Up until four months ago, the thirty-three-year-old was living in the Vancouver suburb of New Westminster. He and his roommate were splitting a two-bedroom apartment that cost $1,575 per month. But the high cost drove Miller to move back to his mother’s home in White Rock, a suburb an hour from downtown Vancouver.
Miller has given up the idea of buying all together.
“I don’t think I’ll be able to own in my lifetime,” he said. “It’s too expensive.”
Miller, who recently quit his 10-year stint as a Starbucks manager, plans to stay at home until he saves enough money go back to school. He believes that people of his age need to adjust their expectations about buying and notes that owning a home isn’t the norm across the globe.
“My generation has this mindset that they need to buy – but I think they’ve got to get over it,” he said.
In recent weeks, the B.C. government has taken action in an attempt to cool the city’s housing market with a 15 per cent property transfer tax on buyers who are not Canadian nor a permanent resident of the country.
The province has also put forward changes that would allow the City of Vancouver to implement a vacancy tax in an attempt to increase the existing housing supply.
But Thomas Davidoff, an economics professor at UBC’s Sauder School of Business, told BNN that the foreign tax won't necessarily cool the rental market because high prices and low vacancy rates have been at the core of the issue for years.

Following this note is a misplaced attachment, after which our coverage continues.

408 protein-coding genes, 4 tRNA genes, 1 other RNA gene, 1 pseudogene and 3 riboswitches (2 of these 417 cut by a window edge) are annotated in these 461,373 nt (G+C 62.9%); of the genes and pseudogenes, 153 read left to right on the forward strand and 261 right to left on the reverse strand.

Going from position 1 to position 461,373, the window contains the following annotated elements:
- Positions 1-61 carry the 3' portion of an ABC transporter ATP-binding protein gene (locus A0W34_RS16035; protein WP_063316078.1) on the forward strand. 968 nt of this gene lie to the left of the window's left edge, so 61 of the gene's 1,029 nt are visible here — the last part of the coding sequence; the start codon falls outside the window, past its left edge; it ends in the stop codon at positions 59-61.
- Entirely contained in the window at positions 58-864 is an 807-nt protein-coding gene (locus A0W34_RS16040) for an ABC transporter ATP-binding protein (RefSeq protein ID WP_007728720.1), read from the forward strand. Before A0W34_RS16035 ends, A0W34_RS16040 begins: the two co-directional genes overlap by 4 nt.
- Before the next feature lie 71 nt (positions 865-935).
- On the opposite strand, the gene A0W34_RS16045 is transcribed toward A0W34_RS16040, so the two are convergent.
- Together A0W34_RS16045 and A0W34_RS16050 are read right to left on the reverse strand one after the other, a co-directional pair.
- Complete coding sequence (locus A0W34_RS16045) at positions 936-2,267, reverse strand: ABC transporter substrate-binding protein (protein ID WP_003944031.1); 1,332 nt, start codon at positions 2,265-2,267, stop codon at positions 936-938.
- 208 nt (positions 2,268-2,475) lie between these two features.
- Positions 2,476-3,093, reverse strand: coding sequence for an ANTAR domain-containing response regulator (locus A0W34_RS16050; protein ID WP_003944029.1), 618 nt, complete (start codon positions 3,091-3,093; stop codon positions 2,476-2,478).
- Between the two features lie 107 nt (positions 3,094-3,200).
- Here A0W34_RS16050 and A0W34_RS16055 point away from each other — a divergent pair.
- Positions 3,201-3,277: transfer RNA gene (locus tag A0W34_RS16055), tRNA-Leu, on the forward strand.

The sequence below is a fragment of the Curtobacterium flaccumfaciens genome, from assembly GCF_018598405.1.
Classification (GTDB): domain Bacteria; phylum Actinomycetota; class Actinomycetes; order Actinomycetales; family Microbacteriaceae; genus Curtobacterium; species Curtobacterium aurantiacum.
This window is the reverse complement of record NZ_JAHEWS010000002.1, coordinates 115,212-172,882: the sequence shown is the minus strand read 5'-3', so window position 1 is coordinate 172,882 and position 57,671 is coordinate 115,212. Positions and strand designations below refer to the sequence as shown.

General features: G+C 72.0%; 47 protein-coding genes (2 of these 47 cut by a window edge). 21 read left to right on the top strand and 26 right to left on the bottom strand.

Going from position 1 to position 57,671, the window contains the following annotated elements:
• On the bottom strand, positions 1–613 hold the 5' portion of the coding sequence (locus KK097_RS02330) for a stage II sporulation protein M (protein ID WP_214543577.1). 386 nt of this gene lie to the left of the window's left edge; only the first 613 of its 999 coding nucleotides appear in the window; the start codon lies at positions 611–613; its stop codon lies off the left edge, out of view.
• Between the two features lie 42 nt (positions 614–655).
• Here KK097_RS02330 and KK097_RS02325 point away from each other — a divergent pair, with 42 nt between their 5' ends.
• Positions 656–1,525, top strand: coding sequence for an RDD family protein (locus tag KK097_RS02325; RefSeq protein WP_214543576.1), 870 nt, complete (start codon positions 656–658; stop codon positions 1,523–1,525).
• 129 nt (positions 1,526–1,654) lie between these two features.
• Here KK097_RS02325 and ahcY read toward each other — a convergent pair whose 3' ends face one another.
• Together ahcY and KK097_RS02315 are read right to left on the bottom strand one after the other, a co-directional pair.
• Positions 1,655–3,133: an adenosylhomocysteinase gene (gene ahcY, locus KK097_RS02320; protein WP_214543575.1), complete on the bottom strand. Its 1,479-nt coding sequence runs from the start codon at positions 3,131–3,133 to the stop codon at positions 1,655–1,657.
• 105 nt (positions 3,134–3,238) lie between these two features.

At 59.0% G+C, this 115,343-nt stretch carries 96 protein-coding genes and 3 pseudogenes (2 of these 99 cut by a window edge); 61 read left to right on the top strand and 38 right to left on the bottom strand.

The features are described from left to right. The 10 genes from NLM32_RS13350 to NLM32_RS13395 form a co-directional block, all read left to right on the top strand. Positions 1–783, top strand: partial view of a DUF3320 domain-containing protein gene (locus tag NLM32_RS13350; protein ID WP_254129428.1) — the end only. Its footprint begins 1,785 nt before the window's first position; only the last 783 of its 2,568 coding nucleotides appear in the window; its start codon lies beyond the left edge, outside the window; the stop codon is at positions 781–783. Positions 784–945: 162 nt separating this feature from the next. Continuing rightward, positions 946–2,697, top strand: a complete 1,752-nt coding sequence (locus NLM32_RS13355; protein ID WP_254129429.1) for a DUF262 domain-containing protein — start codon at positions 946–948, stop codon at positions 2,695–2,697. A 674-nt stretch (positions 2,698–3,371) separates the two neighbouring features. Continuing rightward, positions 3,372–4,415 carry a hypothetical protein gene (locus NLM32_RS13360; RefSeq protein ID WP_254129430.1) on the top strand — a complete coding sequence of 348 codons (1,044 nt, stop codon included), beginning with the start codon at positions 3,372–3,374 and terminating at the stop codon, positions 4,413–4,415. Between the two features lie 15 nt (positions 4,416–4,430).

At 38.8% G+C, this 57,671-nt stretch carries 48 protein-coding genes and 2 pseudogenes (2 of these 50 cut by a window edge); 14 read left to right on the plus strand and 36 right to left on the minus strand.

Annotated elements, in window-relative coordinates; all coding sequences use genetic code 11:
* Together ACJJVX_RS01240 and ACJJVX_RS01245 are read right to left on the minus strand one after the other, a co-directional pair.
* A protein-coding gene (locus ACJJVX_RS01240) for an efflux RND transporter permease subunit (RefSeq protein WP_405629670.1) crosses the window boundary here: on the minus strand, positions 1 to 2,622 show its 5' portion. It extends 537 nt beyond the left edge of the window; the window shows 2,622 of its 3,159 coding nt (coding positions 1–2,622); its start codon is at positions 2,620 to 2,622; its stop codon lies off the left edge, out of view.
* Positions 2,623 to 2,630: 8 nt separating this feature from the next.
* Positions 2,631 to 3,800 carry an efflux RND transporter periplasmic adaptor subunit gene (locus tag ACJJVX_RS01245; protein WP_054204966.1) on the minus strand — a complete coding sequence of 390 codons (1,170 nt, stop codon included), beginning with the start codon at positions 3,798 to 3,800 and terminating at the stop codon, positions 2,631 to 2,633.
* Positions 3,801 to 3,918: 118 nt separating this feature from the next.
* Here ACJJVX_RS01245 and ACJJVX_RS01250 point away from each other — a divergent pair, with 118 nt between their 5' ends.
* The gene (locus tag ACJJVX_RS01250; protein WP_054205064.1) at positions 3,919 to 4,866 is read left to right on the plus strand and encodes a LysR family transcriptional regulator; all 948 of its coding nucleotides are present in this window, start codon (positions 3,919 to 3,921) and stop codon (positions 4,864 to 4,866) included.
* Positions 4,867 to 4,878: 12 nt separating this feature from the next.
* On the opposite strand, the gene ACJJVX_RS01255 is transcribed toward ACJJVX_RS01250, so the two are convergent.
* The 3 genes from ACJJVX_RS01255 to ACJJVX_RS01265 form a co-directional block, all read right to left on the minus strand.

“I’m surprised [rent] hasn’t gone up even more,” he said in a phone interview.
Anecdotally, Davidoff said rent has always been high but has gone up most noticeably in the last year. He said trouble in Alberta's oil industry has likely caused more people than usual to stay in Vancouver over the last 12 months, making the rental market more competitive.
Davidoff also blames zoning restrictions for the lack of new rental units and says single-family zoning is “is not really an acceptable public policy.” He argues there is too much land for single-family homes and urges the province to step in to allow the construction of more rental apartments.
But despite its supply issues, the city isn't expecting a slowdown in growth.
In April, Vancouver projected demand for 31,000 additional housing units by 2021, including nearly 11,000 rental units. Of the estimated rental units, close to 8,000 would be for low and moderate income households.
Even still, Davidoff doesn't think it's impossible for young people to eventually buy in Vancouver, and says there's nothing wrong with renting, especially if home valuations decrease.
He said the fear of missing out on being a homeowner only makes sense for people committed to staying in Vancouver. He added that young renters should find other ways to invest their money, like the stock market, to avoid "putting all [their] eggs in one financial basket."
Renting by the numbers
- 30 per cent of households across Canada rent
- The average rental household income in the country was $46,110 in 2011
- In Greater Vancouver, 34 per cent of households rent and the average renter household income is $54,081
- In Toronto, 45 per cent of households rent and the average household income is $52,635
- Landlords can only increase the rent once annually by an amount permitted by law, which changes each year
- The standard allowable rent increase for 2016 was 2.9 per cent for residential tenancies in Vancouver
(Source: 2011 NHS data compiled by http://rentalhousingindex.ca/)